Many of us were lucky enough to have experienced an education that is, in comparison to that of previous generations, very progressive and tech-driven. In the workplace, we are known for searching for alternate solutions, even when they are apparently unnecessary. We are known for being, in a word, non-linear.

But this desire runs deeper than just a problem-solving style. Part of a Millennials' upbringing, according Forbes writer Rob Ashgar, is a penchant for challenging the will of authority that was conditioned into us by our parents, the Baby Boomers. Because we have been bombarded by so many ideas and images, we have evolved to question everything that we are told to the nth degree.

Ashgar writes, "If a manager asks a Generation X employee to jump, the employee jumps and then asks, "Was that high enough?" But if a manager asks a millennial employee to jump, the employee is more likely to furrow an eyebrow and ask, "Why...?"


What I like about this observation is that it demonstrates that we are a generation on a quest for a greater purpose. Silicon Valley helped the American youth of my generation reinvent their expectations for the future, and now it has fallen to Millennials to start changing the system to fit this new vision.

But in this battle we have one great enemy: ourselves.

Millennials Have A Large Attention Deficit.

Humans have become a race of compulsive multitaskers. Sit in the back of any large lecture hall in the country, look out over the crowd, and I don't even have to tell you what it will look like.


Our smart phones are constantly pulling us away from the here and now. Because we've been engaged from the youngest age, it's natural that our degree of attachment should be the highest in the workforce. We're used to doing a number of tasks at once, which is fine, except for when we need to focus on one.

A shortage of experience and concentration often leads us to do things too fast, which is probably the reason that our older counterparts often criticize our work for not being "polished" enough. We tend to glaze over the details in favor of the bigger picture,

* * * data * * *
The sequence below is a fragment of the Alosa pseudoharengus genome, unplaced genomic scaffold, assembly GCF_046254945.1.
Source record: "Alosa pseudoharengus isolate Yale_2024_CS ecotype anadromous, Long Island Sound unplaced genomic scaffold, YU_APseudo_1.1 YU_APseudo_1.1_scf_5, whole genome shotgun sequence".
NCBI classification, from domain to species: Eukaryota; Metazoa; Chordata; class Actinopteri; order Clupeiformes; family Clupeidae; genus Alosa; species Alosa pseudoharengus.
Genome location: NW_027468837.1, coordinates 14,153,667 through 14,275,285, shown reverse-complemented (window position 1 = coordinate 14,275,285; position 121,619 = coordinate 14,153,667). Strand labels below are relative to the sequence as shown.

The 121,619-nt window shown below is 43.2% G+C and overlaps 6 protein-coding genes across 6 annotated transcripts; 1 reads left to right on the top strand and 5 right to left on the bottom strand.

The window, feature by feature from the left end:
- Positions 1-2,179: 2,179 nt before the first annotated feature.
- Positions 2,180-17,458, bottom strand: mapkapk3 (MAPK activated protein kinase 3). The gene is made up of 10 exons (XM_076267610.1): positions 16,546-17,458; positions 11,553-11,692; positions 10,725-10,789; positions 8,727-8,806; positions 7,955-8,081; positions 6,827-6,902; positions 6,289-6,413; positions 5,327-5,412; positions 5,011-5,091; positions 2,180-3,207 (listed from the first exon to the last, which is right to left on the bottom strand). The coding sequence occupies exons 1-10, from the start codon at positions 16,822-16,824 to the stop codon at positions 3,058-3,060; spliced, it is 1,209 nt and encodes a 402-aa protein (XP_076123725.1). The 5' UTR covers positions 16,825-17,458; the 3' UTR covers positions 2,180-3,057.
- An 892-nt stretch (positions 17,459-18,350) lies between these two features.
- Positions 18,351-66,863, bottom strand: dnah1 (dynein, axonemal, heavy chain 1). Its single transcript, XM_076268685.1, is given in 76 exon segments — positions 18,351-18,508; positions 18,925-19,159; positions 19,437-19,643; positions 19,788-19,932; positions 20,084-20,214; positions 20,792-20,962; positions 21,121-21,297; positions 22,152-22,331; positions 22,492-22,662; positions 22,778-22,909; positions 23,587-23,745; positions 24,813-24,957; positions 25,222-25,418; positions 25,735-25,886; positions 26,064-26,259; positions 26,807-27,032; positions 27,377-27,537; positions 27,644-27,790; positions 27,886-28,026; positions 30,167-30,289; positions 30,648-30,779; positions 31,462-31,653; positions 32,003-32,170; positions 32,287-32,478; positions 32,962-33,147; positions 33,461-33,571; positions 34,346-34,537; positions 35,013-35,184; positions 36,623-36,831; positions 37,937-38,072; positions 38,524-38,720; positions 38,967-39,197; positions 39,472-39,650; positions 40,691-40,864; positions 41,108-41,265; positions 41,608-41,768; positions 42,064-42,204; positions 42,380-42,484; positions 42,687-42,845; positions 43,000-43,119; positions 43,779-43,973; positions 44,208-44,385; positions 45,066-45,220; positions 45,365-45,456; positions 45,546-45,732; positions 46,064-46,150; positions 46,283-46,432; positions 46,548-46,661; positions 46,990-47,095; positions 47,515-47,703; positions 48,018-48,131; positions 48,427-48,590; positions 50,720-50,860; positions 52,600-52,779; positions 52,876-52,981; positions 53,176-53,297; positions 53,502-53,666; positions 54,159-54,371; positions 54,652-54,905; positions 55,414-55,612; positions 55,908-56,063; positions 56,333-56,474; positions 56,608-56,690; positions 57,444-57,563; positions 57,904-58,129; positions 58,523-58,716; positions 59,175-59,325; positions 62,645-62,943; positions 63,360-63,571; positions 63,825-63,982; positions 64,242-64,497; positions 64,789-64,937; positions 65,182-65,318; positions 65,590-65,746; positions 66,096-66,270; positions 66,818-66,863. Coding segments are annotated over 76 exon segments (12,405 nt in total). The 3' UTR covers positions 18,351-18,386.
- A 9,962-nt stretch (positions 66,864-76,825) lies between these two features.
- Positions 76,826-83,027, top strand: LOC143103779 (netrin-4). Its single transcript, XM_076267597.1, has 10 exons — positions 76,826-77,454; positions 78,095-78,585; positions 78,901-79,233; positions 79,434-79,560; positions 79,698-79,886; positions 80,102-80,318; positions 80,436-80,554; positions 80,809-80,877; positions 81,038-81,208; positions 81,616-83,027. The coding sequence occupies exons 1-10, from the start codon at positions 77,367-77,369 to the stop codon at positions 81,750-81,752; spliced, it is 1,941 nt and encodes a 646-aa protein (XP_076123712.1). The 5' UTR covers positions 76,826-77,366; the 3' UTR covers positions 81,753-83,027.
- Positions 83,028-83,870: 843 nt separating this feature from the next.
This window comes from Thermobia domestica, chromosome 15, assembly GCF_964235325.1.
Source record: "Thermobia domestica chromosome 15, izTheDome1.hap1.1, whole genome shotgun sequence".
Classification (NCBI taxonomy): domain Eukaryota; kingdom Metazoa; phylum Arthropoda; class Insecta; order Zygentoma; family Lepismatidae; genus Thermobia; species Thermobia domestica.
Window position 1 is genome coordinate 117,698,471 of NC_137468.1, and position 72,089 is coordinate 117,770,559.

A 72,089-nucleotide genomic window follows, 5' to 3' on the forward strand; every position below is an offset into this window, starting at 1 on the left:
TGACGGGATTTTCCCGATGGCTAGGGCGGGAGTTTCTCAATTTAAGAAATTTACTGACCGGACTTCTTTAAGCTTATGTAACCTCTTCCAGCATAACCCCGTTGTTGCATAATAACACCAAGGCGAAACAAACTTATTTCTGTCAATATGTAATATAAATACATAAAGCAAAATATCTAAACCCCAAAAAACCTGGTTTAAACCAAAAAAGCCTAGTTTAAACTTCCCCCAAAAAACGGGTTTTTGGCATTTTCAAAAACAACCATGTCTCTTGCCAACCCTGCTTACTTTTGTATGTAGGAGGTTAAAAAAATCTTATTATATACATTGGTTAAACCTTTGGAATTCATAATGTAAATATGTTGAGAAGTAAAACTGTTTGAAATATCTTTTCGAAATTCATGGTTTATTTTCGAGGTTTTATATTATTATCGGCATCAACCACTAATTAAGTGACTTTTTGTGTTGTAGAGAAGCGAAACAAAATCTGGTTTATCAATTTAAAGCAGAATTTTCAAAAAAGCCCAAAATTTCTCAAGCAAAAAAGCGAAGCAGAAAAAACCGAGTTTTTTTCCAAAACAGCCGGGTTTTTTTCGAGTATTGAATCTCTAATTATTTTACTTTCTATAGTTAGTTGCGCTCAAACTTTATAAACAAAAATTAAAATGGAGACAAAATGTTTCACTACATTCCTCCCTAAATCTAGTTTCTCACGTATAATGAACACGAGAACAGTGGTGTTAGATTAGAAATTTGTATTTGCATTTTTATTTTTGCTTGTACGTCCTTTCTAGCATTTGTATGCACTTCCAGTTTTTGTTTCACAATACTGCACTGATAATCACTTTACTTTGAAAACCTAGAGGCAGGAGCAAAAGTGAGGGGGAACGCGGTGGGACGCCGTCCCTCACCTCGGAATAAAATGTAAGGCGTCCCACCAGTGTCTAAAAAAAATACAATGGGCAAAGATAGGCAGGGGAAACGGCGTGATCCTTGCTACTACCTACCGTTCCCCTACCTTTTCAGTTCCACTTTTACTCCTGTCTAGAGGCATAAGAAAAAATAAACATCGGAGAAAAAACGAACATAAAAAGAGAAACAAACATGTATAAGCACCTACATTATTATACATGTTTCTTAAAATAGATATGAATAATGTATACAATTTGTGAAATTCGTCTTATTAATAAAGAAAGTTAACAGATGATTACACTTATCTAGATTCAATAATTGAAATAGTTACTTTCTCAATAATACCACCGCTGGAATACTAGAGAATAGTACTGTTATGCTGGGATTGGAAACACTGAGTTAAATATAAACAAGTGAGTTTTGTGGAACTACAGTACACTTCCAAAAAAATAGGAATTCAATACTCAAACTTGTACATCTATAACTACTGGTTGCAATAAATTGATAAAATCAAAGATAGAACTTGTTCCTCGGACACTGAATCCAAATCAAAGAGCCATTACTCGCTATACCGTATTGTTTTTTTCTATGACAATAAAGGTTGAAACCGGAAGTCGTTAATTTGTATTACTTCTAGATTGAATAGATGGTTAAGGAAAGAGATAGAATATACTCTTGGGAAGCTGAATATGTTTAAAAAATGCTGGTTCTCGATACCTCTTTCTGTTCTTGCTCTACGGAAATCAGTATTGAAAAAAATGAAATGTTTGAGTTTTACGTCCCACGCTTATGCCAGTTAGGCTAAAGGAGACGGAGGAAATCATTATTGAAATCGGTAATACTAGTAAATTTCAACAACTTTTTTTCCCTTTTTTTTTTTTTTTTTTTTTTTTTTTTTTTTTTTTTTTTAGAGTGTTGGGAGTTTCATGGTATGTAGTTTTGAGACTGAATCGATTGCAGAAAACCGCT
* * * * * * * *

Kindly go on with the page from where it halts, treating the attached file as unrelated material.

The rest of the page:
Your Gen X boss be like...

So how do we save the world?

Already, our generation appears to have a concept for a world that is very different than the one that they have inherited. We are disillusioned with the "Make money; spend money" consumerist narrative, and are in search of careers that are less strenuous and more fulfilling.

But the sad truth is that, if we want more, then we are going to have to find ways to make change happen. And change doesn't come about easily. Change takes planning and cooperation, on a large scale, and so far there hasn't been much initiative of this kind from Millennials. None that has caught the attention of the mass media, at least.

It has been said that the insulating effect of a digital upbringing is also an isolating one. That, thanks to social media and television, Generation Y has lost some of its capacity for making interpersonal connections. Or some of its desire. I don't know to what extent I agree with this, but I do know that, right now, nothing could be more important than coming together.

If we don't organize and come to a consensus on what kind of world it is that we're trying to create, then the opportunity to create a better world will slip away. That's the hard and eventual reality. Just ask mom and dad.

"Anyone else down for Woodstock 2.0? Maybe with crazier lights and more bass this time?"